User account

Christoph Brunner: Concatenated Commons and Operational Aesthetics
Concatenated Commons and Operational Aesthetics
(p. 241 – 269)

Christoph Brunner

Concatenated Commons and Operational Aesthetics

PDF, 29 pages

  • authorship
  • aesthetics
  • copyright
  • digital culture
  • art

My language
English

Selected content
English

Christoph Brunner

is Assistant Professor for Cultural Theory at the Institute for Philosophy and Art Studies, Leuphana University of Lüneburg. There, he directs the ArchipelagoLab for Transversal Practices, where students and researchers experiment with different formats and forms of collaboration between art, theory and activism. The Lab hosts artists in residence, conducts the Activist Sense Workshop and Lecture Series, hosts self-organized student reading groups, screenings and performances. Christoph’s research revolves around the intersections between media, affect, and aesthetic politics. He focuses on contemporary social movements and their use of aesthetic techniques and strategies. The question of translocal modes of networking and organization, the use of embodied and affective forms of knowledge, and relational conceptions of subjectivity define guiding lines of this research.
Other texts by Christoph Brunner for DIAPHANES
Shusha Niederberger (ed.), Cornelia Sollfrank (ed.), ...: Aesthetics of the Commons

What do a feminist server, an art space located in a public park in North London, a ‘pirate’ library of high cultural value yet dubious legal status, and an art school that emphasizes collectivity have in common? They all demonstrate that art can play an important role in imagining and producing a real quite different from what is currently hegemonic; that art has the possibility to not only envision or proclaim ideas in theory, but also to realize them materially.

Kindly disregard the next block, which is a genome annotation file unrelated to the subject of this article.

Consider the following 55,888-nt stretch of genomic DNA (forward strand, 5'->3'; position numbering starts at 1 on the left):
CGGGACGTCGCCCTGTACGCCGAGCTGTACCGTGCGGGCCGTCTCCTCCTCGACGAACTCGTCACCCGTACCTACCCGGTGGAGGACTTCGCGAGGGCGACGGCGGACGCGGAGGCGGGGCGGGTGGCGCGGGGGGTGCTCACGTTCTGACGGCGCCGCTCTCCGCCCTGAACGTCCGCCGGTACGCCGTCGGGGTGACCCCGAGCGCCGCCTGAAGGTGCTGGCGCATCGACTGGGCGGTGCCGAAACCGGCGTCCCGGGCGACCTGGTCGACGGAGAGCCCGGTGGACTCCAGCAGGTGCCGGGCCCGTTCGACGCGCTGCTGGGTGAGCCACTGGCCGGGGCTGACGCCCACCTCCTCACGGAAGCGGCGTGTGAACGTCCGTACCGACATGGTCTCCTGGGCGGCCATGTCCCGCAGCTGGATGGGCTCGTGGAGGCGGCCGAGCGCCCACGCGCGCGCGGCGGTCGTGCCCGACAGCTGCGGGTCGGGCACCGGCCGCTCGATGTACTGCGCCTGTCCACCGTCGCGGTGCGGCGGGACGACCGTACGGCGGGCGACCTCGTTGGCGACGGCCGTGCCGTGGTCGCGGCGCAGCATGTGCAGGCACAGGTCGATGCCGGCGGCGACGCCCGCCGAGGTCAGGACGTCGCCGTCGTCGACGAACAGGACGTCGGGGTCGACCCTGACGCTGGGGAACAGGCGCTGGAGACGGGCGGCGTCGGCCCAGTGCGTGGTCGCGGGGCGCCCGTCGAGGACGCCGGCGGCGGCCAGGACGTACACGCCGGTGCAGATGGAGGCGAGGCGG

Aesthetics of the Commons examines a series of artistic and cultural projects—drawn from what can loosely be called the (post)digital—that take up this challenge in different ways. What unites them, however, is that they all have a ‘double character.’ They are art in the sense that they place themselves in relation to (Western) cultural and art systems, developing discursive and aesthetic positions, but, at the same time, they are ‘operational’ in that they create recursive environments and freely available resources whose uses exceed these systems. The first aspect raises questions about the kind of aesthetics that are being embodied, the second creates a relation to the larger concept of the ‘commons.’ In Aesthetics of the Commons, the commons are understood not as a fixed set of principles that need to be adhered to in order to fit a definition, but instead as a ‘thinking tool’—in other words, the book’s interest lies in what can be made visible by applying the framework of the commons as a heuristic device.